The quality of evidence is the confidence in the veracity of the information or data, and depends on the source, design and quality of each study or piece of information. In contrast with EBM where randomised controlled trials are ranked highest and observational studies ranked lowest, in rapid risk assessment the evidence may be limited and therefore there may be greater reliance on observational studies, including case reports and specialist expert knowledge. For most infectious disease threats only observational data are available.

Certain factors affect the quality of evidence. Factors that may increase the quality include: the method of generating data and study design (i.e. analytical epidemiology versus descriptive), the strength of association, evidence of dose response, and consistency with other studies/expert opinion. Factors that may decrease the quality include: reporting bias, inconsistency, and conflicting evidence/opinion.

Ideally, a rapid risk assessment should not rely on a single study or piece of evidence. There should be a cautious approach to the interpretation of information if only one research group reports on an infection or disease association in multiple publications. Poor evidence or information should not be used for the rapid risk assessment unless this is the only data available; in this case any uncertainties should be documented in the information table. 

Triangulation is a technique widely used in qualitative research to address internal validity by using more than one method of data collection to answer a research question. The body of evidence should be considered as a whole, and the triangulation of evidence should confirm (or refute) internal validity of findings. Triangulation of evidence,including specialist expert knowledge, may be important to reach a consensus. Ensure a minimum of two to threedata sources and agreement between these (i.e. two experts or expert and literature). Sources of evidence and agreement between these (or absence of) should be clearly stated in the information table. Based on consistency, relevance and external validity of the available and relevant information the quality of evidence is graded as: good, satisfactory, or unsatisfactory (definitions and examples are given in Checklist 3).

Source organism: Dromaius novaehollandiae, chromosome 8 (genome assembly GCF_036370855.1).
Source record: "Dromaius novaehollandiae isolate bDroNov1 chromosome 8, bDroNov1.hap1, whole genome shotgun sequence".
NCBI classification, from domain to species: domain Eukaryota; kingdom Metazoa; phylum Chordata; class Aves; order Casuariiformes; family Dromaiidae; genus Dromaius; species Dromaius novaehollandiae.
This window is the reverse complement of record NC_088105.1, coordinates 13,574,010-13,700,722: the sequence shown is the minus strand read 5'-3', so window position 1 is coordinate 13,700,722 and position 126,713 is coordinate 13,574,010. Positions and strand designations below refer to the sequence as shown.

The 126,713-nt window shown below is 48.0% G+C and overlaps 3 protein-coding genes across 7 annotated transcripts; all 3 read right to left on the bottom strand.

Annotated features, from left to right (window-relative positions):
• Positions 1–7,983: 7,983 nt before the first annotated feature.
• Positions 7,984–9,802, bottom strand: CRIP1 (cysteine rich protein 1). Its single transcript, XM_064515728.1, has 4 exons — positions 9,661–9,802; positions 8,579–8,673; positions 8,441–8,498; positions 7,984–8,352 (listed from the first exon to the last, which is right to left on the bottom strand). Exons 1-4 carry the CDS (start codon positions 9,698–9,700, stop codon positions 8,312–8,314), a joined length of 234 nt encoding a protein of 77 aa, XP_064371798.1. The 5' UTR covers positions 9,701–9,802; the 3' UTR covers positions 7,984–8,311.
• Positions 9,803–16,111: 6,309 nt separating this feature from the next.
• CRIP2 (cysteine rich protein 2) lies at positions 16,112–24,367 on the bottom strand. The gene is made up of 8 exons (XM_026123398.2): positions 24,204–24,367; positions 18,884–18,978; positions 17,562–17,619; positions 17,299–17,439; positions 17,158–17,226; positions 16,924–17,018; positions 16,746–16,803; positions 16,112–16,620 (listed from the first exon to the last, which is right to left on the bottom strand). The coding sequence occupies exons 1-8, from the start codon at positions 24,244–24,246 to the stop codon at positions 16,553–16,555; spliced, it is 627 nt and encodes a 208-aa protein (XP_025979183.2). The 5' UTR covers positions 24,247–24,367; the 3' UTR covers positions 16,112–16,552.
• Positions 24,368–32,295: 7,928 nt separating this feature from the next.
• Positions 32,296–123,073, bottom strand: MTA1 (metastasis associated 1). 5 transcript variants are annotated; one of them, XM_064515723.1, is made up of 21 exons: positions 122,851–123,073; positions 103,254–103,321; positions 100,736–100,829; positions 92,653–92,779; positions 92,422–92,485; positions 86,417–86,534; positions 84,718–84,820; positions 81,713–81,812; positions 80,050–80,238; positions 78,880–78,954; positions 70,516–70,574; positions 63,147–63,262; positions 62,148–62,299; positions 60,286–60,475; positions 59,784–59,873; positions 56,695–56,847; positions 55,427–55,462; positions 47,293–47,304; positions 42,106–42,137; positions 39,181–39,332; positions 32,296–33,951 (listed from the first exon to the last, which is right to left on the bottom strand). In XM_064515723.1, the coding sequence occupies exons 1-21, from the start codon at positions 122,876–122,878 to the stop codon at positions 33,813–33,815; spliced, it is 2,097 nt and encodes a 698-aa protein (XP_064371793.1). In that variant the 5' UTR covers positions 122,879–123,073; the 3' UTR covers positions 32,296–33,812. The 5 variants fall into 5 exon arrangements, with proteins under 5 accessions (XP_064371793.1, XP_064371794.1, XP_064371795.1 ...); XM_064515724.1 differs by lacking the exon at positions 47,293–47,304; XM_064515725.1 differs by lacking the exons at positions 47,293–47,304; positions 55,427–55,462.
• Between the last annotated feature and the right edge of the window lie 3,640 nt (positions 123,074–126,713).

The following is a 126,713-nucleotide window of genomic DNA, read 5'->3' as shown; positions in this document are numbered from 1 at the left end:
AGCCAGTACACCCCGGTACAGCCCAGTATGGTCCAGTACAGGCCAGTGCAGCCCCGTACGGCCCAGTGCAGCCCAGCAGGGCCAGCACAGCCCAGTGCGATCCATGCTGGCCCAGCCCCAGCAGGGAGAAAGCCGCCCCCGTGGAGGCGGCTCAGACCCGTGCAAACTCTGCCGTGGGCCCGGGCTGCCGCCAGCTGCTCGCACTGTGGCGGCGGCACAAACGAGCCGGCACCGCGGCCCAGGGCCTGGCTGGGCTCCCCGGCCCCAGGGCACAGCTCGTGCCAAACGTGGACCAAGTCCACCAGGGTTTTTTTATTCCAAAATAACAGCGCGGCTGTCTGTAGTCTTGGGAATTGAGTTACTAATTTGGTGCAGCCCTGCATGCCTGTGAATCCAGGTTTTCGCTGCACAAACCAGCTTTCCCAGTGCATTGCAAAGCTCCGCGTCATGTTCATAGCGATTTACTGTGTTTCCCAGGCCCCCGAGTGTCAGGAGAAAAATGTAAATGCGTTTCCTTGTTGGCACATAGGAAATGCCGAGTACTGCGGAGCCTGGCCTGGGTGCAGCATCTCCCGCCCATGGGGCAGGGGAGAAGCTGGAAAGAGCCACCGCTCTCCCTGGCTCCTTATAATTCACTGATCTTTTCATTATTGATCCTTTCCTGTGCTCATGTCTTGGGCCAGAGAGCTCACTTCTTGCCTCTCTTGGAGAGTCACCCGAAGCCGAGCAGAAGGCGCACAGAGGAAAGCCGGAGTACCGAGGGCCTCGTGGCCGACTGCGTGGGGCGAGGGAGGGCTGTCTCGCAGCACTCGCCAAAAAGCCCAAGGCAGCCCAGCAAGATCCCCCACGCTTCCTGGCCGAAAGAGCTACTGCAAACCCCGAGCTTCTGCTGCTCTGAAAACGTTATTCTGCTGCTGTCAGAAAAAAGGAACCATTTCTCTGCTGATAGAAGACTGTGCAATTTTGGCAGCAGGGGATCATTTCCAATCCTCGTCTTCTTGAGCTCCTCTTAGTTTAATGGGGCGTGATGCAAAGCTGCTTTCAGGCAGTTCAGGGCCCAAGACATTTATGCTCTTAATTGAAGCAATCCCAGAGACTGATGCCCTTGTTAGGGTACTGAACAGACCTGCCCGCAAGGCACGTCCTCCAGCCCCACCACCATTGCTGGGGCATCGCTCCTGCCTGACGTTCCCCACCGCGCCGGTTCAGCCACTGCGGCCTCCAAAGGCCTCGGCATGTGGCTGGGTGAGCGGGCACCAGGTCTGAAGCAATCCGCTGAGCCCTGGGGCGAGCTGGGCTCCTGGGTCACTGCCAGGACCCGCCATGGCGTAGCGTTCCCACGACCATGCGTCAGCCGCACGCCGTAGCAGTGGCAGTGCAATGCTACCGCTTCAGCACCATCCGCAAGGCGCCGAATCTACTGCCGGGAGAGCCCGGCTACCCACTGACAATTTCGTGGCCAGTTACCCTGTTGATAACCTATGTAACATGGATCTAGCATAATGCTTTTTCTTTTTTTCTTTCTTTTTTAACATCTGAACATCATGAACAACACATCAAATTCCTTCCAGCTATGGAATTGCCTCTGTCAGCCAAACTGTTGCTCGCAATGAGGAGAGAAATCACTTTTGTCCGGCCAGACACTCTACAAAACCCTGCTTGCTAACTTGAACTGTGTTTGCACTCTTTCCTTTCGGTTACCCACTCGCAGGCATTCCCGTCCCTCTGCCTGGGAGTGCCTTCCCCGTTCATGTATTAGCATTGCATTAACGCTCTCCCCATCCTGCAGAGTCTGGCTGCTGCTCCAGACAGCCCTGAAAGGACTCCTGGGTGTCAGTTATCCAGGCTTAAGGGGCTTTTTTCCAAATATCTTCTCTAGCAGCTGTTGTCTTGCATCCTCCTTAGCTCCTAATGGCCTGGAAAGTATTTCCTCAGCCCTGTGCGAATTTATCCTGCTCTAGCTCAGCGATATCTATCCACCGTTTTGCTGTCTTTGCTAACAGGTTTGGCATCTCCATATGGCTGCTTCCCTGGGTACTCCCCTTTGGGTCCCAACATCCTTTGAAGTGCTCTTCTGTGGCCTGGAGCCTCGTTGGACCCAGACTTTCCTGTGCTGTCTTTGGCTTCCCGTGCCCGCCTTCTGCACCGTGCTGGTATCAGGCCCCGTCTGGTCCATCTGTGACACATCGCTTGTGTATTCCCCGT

Checklist 3: Evaluating the quality of evidence (for information tables)

Quality of evidence = confidence in information; design, quality and other factors assessed and judged on consistency, relevance and validity. Grade: good, satisfactory, unsatisfactory

Examples of types of information/evidence

Good

Further research unlikely to change confidence in information.

  • Peer-reviewed published studies where design and analysis reduce bias, e.g. systematic reviews, randomised control trials, outbreak reports using analytical epidemiology 
  • Textbooks regarded as definitive sources
  • Expert group risk assessments, or specialised expert knowledge, or consensus opinion of experts

Satisfactory

Further research likely to have impact on confidence of information and may change assessment.

  • Non-peer-reviewed published studies/reports 
  • Observational studies/surveillance reports/outbreak reports
  • Individual (expert) opinion

Unsatisfactory 

Further research very likely to have impact on confidence of information and likely to change assessment.

  • Individual case reports
  • Grey literature
  • Individual (non-expert) opinion